"At the same time, those Lebanese opposed to a Syrian presence have become frustrated… with the American role, especially after voices were raised in Washington demanding cooperation and dialogue with [Syrian] President Bashar Al-Assad's government – voices that found their practical expression in the invitation to the Syrian government to attend the Annapolis Middle East peace conference.
"This is clearly revealed in the tone of truce that has begun to spread in the discourse of the prominent leaders of the government coalition that is defying Syria. In statements to the Lebanese newspaper Al-Safir on November 21, 2007, [Lebanese] Druze leader Walid Jumblatt called on Lebanese politicians to make concessions in order to arrive at a resolution of the presidential crisis that has come to threaten Lebanon with a slide into the furnace of anarchy and violence. He told the paper: 'As far as I am concerned, there is no impediment to leaving the international [i.e. the U.N.] resolutions to national dialogue directly after the carrying out of the presidential elections… We don't want to implement international resolutions over the corpses of the Lebanese.'"
Iranian Attempts to Draw Egypt Out of the "Coalition of 'Moderates'"
"[Regarding] Egypt: In a countermeasure to the efforts of the U.S., which is trying in vain to remove Syria from the Iranian orbit, several months ago Tehran launched a serious attempt to remove Egypt from the coalition of 'moderates' that President Bush had worked hard to form with Saudi Arabia, the Gulf states, Egypt, and Jordan.
"On Monday, December 24, 2007, Ali Larijani, the representative of Iranian Supreme Leader [Ali Khamenei] in Iran's Supreme National Security Council and Iran's former [chief] nuclear negotiator, made an important trip to Cairo. Although Egyptian sources said that this was a private family visit, the meetings Larijani held indicate that they were designed with the goal of renewing relations between the two countries, which have been frozen since 1980.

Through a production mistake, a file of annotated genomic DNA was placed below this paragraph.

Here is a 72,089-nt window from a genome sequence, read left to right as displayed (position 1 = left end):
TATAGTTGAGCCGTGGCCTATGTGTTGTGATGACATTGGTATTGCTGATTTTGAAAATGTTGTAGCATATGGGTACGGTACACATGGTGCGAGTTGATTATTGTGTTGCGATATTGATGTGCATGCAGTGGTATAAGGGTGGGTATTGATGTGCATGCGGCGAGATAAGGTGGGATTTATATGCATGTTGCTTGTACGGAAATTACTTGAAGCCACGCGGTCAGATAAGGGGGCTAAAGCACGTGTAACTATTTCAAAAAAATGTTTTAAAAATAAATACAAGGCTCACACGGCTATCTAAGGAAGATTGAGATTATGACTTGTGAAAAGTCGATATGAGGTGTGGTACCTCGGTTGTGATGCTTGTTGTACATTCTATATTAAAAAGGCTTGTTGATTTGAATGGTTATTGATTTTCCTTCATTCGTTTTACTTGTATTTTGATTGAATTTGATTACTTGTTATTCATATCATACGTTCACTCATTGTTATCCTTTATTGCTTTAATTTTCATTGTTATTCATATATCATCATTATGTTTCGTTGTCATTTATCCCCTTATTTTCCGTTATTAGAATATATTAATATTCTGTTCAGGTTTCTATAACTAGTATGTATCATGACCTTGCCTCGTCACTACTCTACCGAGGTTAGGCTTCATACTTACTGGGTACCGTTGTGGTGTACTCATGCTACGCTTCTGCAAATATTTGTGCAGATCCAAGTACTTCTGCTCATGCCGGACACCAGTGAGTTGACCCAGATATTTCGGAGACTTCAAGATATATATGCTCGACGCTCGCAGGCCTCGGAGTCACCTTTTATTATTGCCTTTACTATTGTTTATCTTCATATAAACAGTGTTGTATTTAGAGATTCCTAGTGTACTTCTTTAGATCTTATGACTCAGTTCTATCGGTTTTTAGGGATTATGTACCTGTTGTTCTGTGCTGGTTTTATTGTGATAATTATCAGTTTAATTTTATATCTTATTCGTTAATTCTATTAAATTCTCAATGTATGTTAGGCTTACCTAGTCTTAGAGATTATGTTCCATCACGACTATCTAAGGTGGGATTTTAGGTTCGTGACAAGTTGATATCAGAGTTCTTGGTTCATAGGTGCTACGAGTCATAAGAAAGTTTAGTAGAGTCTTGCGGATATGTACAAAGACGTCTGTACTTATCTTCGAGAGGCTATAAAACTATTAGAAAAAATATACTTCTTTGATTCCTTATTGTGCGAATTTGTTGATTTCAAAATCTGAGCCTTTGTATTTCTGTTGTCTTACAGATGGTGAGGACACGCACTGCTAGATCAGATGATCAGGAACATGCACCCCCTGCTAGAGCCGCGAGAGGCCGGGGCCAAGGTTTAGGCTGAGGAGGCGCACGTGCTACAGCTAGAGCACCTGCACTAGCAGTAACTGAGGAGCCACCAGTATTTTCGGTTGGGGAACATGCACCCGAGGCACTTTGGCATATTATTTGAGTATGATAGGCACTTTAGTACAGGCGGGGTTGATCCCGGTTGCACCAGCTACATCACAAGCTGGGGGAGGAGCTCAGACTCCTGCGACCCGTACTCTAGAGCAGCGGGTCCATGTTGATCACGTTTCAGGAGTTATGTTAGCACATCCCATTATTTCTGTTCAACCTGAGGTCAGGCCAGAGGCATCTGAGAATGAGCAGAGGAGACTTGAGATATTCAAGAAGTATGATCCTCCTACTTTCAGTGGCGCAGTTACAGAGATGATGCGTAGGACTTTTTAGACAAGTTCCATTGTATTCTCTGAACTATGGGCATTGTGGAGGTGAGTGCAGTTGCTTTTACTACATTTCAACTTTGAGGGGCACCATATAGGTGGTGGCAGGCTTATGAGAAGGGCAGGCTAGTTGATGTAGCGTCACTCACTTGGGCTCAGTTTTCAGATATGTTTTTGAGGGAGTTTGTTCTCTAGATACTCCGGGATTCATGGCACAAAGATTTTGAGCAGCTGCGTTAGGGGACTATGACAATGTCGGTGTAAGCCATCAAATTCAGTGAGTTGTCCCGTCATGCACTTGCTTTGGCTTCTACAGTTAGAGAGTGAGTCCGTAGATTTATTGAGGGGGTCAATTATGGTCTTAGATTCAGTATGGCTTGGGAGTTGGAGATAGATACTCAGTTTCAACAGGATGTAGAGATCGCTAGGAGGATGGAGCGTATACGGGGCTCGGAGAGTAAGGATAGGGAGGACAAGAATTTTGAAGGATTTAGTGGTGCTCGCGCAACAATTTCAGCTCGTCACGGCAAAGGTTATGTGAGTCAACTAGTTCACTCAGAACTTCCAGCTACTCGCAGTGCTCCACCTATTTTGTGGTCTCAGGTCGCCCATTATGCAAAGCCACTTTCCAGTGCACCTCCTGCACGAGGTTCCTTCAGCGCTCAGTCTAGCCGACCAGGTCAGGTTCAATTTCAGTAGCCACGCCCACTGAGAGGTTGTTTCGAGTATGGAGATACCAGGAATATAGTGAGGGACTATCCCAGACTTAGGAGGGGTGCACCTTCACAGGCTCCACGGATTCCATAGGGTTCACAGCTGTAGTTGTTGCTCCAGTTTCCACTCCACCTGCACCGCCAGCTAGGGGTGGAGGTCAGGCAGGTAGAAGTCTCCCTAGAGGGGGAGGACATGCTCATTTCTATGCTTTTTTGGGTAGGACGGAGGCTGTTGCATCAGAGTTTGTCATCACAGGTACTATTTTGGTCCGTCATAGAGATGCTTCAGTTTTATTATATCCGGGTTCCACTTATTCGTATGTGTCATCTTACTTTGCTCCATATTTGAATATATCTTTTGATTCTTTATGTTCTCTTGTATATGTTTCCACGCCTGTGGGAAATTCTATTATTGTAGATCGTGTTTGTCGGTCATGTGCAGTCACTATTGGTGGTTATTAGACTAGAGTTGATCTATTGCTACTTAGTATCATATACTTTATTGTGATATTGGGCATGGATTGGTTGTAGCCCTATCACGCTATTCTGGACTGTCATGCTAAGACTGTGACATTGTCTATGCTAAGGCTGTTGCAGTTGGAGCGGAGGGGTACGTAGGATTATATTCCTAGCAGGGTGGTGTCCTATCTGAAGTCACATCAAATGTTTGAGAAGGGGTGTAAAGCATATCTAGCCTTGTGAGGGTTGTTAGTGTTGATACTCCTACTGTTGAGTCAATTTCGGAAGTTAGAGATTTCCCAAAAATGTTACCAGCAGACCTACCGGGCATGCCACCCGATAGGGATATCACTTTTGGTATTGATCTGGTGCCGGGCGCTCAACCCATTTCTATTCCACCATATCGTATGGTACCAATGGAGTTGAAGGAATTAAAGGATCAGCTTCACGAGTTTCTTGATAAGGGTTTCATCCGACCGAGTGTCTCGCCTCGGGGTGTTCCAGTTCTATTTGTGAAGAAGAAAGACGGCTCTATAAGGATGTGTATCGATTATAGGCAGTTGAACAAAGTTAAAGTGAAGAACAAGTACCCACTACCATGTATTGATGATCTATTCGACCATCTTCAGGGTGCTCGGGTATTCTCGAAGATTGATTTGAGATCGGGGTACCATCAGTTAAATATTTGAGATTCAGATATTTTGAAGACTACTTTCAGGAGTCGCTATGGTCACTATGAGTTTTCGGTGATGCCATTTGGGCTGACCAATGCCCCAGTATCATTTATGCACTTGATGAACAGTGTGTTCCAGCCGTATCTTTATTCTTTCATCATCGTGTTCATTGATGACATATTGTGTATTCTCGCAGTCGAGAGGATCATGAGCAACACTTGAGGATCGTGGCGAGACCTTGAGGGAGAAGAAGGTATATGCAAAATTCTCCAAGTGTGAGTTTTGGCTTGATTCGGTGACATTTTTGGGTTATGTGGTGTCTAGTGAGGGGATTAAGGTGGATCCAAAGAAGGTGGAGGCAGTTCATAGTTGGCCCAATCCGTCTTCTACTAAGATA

"On this trip, Larijani met with [Egyptian] Foreign Minister Ahmad Abu Al-Gheit, Egyptian Intelligence director Gen. Omar Suleiman, Arab League Secretary-General 'Amr Moussa, and Sheikh Al-Azhar Muhammad Sayyed Tantawi. Likewise, he visited cultural and academic centers in the country, where he met with a number of university professors, scientists, and high-ranking officials.
"During his meeting with Larijani, 'Amr Moussa urged the Arabs to begin consulting and cooperating with Iran, emphasizing that expanding the relations between the two sides is something that is 'necessary and efficacious.'
"Likewise, Moussa spoke strongly about the importance of Arab-Iranian cooperation in order to deal with the sensitive situation in the region…
"As for the Egyptian Foreign Ministry, it emphasized that Egypt and Iran would be conducting talks at the ministerial level, with the aim of fully reinstating diplomatic relations…
"Iranian President Mahmoud Ahmadinejad already said last May that Tehran is ready for a full renewal of its relations with Egypt, and that it would open its embassy in Cairo the very same day that the Egyptian government gave its consent [to this]."
U.S. Policy Failures – Including the NIE – Paved the Way for Iran
"These developments came amidst the complete collapse of U.S. policy towards Iran. This collapse began with the failure of the double-containment policy implemented during the '90s vis-à-vis the Iranian and the Iraqi regimes, and continued with the entrusting of the Iranian nuclear dossier to the European troika (Germany, France, and England). This collapse became complete with the famous report published by the American intelligence agencies last November, that gave a nuclear certificate of innocence to the Iranians when it concluded that the Tehran regime had halted its nuclear weapons program in 2003.